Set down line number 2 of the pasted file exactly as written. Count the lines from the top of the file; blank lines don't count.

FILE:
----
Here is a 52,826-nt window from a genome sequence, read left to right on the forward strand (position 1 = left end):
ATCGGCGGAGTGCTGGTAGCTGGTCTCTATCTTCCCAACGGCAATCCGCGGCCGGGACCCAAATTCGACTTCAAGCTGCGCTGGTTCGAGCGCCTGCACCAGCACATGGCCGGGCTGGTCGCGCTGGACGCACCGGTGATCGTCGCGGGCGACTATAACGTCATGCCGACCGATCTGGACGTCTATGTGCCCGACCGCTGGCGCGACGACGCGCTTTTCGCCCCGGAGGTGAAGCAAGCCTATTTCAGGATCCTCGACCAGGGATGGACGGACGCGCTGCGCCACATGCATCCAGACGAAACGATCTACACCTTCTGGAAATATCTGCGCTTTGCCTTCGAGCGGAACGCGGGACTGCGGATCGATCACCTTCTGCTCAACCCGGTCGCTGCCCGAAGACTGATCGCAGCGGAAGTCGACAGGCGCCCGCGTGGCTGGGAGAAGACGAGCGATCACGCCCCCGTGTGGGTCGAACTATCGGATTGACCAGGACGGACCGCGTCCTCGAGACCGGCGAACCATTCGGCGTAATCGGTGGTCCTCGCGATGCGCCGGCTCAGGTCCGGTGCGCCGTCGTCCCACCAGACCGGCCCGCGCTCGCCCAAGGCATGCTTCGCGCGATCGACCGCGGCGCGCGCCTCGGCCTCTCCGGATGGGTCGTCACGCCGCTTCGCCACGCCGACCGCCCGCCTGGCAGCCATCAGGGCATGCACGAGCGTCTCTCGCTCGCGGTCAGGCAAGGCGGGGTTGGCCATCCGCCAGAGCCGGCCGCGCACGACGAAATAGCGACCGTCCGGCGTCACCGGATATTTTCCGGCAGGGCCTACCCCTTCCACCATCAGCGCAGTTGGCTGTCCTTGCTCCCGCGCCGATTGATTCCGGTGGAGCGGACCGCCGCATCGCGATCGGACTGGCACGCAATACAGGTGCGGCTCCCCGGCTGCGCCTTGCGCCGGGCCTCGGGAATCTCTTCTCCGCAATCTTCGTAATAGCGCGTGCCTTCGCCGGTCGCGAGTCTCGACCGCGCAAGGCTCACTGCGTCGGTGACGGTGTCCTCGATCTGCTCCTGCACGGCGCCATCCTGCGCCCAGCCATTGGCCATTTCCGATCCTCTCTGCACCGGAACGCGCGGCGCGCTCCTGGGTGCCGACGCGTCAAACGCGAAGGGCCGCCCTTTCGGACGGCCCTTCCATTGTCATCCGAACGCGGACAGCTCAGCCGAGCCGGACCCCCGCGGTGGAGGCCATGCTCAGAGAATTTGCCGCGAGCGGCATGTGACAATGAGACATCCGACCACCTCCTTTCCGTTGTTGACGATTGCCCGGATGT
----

ATCGGCGGAGTGCTGGTAGCTGGTCTCTATCTTCCCAACGGCAATCCGCGGCCGGGACCCAAATTCGACTTCAAGCTGCGCTGGTTCGAGCGCCTGCACCAGCACATGGCCGGGCTGGTCGCGCTGGACGCACCGGTGATCGTCGCGGGCGACTATAACGTCATGCCGACCGATCTGGACGTCTATGTGCCCGACCGCTGGCGCGACGACGCGCTTTTCGCCCCGGAGGTGAAGCAAGCCTATTTCAGGATCCTCGACCAGGGATGGACGGACGCGCTGCGCCACATGCATCCAGACGAAACGATCTACACCTTCTGGAAATATCTGCGCTTTGCCTTCGAGCGGAACGCGGGACTGCGGATCGATCACCTTCTGCTCAACCCGGTCGCTGCCCGAAGACTGATCGCAGCGGAAGTCGACAGGCGCCCGCGTGGCTGGGAGAAGACGAGCGATCACGCCCCCGTGTGGGTCGAACTATCGGATTGACCAGGACGGACCGCGTCCTCGAGACCGGCGAACCATTCGGCGTAATCGGTGGTCCTCGCGATGCGCCGGCTCAGGTCCGGTGCGCCGTCGTCCCACCAGACCGGCCCGCGCTCGCCCAAGGCATGCTTCGCGCGATCGACCGCGGCGCGCGCCTCGGCCTCTCCGGATGGGTCGTCACGCCGCTTCGCCACGCCGACCGCCCGCCTGGCAGCCATCAGGGCATGCACGAGCGTCTCTCGCTCGCGGTCAGGCAAGGCGGGGTTGGCCATCCGCCAGAGCCGGCCGCGCACGACGAAATAGCGACCGTCCGGCGTCACCGGATATTTTCCGGCAGGGCCTACCCCTTCCACCATCAGCGCAGTTGGCTGTCCTTGCTCCCGCGCCGATTGATTCCGGTGGAGCGGACCGCCGCATCGCGATCGGACTGGCACGCAATACAGGTGCGGCTCCCCGGCTGCGCCTTGCGCCGGGCCTCGGGAATCTCTTCTCCGCAATCTTCGTAATAGCGCGTGCCTTCGCCGGTCGCGAGTCTCGACCGCGCAAGGCTCACTGCGTCGGTGACGGTGTCCTCGATCTGCTCCTGCACGGCGCCATCCTGCGCCCAGCCATTGGCCATTTCCGATCCTCTCTGCACCGGAACGCGCGGCGCGCTCCTGGGTGCCGACGCGTCAAACGCGAAGGGCCGCCCTTTCGGACGGCCCTTCCATTGTCATCCGAACGCGGACAGCTCAGCCGAGCCGGACCCCCGCGGTGGAGGCCATGCTCAGAGAATTTGCCGCGAGCGGCATGTGACAATGAGACATCCGACCACCTCCTTTCCGTTGTTGACGATTGCCCGGATGT